Last month I covered the topic of judging less, which actually created a great segue into my next topic of discussion for the crisp month of October. I believe when last we spoke, gentle reader, I speculated that judgment was the result of putting conditions on our compassion. And, that the lack of judgment could lead us to the ultimate, “higher-self” expression of compassion. But what exactly is compassion? What makes up this mystical, transcendent, favorite of mine?
Compassion is the feeling of commonness with our fellow human beings coupled with the willingness to cultivate their happiness and well-being. More than just understanding another’s feelings (pain, distress, and happiness), practicing useful compassion takes empathy and applies grace, forgiveness, comfort and support to the other person in matching tones of the trials and joys they are going through.
Compassion is understanding with acceptance and, if needed, action.
Our lives are busy. We rarely have time to sit down some days let alone set aside designated times for conscious compassionate acts for others.
There are solidly accountable things like volunteering at the animal shelter, cleaning up trash along the highway, working with hospice patients, or helping tutor children. If you can do these things, please do! Find something that is meaningful to you to throw your heart into. Or find the areas in your community that are in most need. (See a need, fill a need).
There is no wrong option when it comes to helping out your fellow humans as long as you do so with an open and compassionate heart.
Volunteering time and resources are wonderful ways to contribute, but some of us simply can’t fit one more “thing” in.
We are doers and movers, workers and runners. We run the world, we run the race, we get things done and move the course of history with our actions and even by our choices of inaction. We vote, we protest, we implement and design. We, all of us, act in our world and therefore influence it through our jobs and lifestyles.
We rarely have a spare moment, so how do we make time for useful (actually does good in the world) compassion?
When I talk about all of the aforementioned things, I don’t do so as though they are in a vacuum, closed off from the compassion inside of you. Nothing has to be closed off to that brimming source of human kindness inside of us. The trick is to use compassion on purpose, to do our normal day–to-day with compassion as the starting point rather than the afterthought.
Example? Okay. Lets say you take the same bus route to work every day, rush to get there, get on, spend the commute looking at your phone or what have you, you get off, go to work, and the day goes on. One day you see an elderly woman crossing the street on your way. Maybe the ice laid down by winter has made her nervous, maybe the uneven sidewalk is hindering her progress, but whatever the case, she is struggling. Today, offer her your hand. Carry her bag. Listen to whatever she wants to talk about, on the walk, on the bus, until you have to part ways again.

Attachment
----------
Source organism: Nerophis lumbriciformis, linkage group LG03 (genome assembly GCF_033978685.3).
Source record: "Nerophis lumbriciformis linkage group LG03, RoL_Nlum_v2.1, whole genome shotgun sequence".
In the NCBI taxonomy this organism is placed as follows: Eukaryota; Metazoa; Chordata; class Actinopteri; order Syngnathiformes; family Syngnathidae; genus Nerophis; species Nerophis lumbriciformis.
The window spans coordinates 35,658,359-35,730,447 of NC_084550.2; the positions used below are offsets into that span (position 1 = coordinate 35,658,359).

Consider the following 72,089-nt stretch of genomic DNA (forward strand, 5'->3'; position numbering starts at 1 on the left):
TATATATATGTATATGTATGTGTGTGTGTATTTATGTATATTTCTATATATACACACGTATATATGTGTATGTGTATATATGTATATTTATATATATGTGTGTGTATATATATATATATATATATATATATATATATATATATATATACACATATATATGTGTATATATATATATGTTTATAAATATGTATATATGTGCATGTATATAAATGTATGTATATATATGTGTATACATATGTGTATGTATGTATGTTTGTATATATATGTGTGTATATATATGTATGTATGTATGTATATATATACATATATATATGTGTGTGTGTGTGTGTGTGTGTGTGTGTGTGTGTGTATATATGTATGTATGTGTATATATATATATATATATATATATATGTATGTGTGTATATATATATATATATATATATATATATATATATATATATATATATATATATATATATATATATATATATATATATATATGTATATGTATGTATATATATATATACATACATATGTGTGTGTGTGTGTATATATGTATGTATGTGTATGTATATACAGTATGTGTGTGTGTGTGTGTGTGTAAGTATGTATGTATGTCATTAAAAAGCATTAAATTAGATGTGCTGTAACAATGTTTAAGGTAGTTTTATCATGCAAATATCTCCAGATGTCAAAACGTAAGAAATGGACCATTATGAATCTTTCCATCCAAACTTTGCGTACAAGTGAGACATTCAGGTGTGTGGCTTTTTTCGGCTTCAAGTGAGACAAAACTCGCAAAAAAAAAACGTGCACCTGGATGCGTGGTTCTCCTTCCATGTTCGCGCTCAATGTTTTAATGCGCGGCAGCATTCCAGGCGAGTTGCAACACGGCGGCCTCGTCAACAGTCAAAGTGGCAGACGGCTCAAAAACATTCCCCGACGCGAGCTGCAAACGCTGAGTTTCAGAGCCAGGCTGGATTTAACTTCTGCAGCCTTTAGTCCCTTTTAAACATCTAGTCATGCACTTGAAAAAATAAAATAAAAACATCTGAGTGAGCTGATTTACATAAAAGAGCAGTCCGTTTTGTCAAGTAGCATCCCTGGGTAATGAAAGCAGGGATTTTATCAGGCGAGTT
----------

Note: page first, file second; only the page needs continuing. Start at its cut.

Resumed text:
How many minutes did you waste slowing down to be more conscious of this human life? The answer: none. No minute spent showing compassion, courtesy and respect, and giving help is ever wasted. You are walking the same path as she is, literally yes, but also figuratively.
Another example of this is to find a few minutes each morning and quietly meditate on what your expectations are for the day and how you can add an element of compassion to each of your tasks and interactions. It can be as simple as being a better listener to your children or co-workers, or as big as signing up for a charity run (www.runforcharity.com) or to build a home for the less fortunate (Habitat For Humanity). If you have to go to the grocery store, offer the clerk a few extra dollars for the next person’s groceries. Leave quarters in the prize machines. Help someone with heavy bags to their car. Let that guy into your lane. Smile at someone, especially if they’re wearing a world of sorrows in their expression.
When a friend or co-worker succeeds in their personal goals and in their life, celebrate and be joyful with them. Avoid jealousy or hurt feelings. Life goes as it does, and other’s happiness is part of our happiness.
Go one step further to make someone else’s life brighter. Useful compassion doesn’t have to cost money, only a little of your time and conscious effort.
If we all do one selfless, compassionate thing a day for another human, we can fill this world with an amazing amount of joy and love. One of the best parts of seeking to be more compassionate towards others is the sense of peace and joy it brings to ourselves.
So whether you’re quitting your job to join the Peace Corps, (https://www.peacecorps.gov/volunteer/volunteer-openings/) or committing to being more respectful and loving towards others, remember the most important part of practicing compassion:
No compassionate act, done in love, is too small. But you have to do it. You have to practice.
You have to act on it, even when it carries you out of your comfort zone.
I’ll see you out there, making good things happen in the world, greeting each other with empathy and joyful, judgment-free compassion. Let’s do this thing.